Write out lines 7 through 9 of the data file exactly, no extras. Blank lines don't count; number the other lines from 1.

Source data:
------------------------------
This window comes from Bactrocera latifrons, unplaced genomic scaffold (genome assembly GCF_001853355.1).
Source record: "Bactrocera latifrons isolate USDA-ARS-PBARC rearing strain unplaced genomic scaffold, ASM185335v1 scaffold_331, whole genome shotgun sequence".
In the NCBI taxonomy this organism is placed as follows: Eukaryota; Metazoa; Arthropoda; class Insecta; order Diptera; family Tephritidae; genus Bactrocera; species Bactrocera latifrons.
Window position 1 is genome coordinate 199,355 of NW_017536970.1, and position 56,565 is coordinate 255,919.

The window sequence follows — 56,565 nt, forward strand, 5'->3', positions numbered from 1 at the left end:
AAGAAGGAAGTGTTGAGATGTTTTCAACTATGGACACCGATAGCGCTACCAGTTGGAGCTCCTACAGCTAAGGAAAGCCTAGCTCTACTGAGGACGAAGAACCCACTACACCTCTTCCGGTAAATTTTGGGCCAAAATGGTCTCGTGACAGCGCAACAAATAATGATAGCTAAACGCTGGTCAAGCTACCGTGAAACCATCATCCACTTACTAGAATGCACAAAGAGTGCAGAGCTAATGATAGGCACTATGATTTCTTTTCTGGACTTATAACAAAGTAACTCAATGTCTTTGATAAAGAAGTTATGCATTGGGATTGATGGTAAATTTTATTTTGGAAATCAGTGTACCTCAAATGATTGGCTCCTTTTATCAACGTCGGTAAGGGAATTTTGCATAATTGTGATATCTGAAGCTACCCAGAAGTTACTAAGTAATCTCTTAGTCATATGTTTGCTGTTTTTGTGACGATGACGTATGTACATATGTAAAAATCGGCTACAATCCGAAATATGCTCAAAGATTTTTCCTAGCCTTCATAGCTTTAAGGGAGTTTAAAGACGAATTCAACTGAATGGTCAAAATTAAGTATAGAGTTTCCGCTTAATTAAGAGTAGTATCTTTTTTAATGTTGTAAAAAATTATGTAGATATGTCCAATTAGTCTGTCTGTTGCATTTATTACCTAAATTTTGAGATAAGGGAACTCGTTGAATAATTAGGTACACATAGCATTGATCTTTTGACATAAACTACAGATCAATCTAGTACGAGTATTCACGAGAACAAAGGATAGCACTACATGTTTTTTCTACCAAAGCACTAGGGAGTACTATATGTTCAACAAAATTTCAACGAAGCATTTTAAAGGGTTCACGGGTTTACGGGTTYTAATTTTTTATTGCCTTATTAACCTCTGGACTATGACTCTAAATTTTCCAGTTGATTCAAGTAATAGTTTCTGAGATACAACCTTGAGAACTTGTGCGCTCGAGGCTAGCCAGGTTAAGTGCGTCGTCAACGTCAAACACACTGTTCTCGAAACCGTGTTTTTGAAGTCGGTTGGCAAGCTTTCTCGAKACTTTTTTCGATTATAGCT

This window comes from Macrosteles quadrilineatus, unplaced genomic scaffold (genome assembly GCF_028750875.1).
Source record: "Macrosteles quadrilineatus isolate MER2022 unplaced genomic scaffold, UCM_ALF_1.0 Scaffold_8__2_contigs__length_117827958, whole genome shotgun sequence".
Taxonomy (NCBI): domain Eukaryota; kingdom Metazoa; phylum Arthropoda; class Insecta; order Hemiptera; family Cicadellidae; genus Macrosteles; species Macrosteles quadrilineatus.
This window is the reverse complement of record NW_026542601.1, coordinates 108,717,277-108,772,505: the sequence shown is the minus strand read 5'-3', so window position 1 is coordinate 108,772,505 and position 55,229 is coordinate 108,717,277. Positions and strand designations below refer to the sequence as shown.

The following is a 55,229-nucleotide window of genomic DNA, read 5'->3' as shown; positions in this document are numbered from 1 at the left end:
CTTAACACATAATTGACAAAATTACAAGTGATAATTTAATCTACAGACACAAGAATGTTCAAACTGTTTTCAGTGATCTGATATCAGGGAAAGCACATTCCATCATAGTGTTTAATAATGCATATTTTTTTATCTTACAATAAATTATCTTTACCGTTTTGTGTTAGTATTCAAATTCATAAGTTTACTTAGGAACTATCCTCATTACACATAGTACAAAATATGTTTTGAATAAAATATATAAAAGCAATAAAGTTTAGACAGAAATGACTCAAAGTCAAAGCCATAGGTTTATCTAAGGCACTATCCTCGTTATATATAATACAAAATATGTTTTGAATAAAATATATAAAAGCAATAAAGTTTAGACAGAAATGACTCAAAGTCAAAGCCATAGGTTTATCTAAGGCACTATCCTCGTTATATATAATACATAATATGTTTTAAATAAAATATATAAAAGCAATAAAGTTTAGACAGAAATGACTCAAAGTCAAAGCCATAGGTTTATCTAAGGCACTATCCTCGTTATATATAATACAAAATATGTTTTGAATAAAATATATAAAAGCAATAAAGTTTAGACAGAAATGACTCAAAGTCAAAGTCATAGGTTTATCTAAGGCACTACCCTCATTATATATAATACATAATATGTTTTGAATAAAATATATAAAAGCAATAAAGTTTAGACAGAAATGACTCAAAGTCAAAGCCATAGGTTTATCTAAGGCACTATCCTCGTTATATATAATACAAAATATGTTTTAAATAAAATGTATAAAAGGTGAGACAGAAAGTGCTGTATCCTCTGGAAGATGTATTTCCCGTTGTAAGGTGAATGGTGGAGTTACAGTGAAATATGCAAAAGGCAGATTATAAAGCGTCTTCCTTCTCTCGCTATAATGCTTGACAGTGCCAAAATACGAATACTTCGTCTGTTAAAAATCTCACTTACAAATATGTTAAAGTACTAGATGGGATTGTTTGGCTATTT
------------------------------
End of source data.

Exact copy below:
This window comes from Macrosteles quadrilineatus, unplaced genomic scaffold (genome assembly GCF_028750875.1).
Source record: "Macrosteles quadrilineatus isolate MER2022 unplaced genomic scaffold, UCM_ALF_1.0 Scaffold_8__2_contigs__length_117827958, whole genome shotgun sequence".
Taxonomy (NCBI): domain Eukaryota; kingdom Metazoa; phylum Arthropoda; class Insecta; order Hemiptera; family Cicadellidae; genus Macrosteles; species Macrosteles quadrilineatus.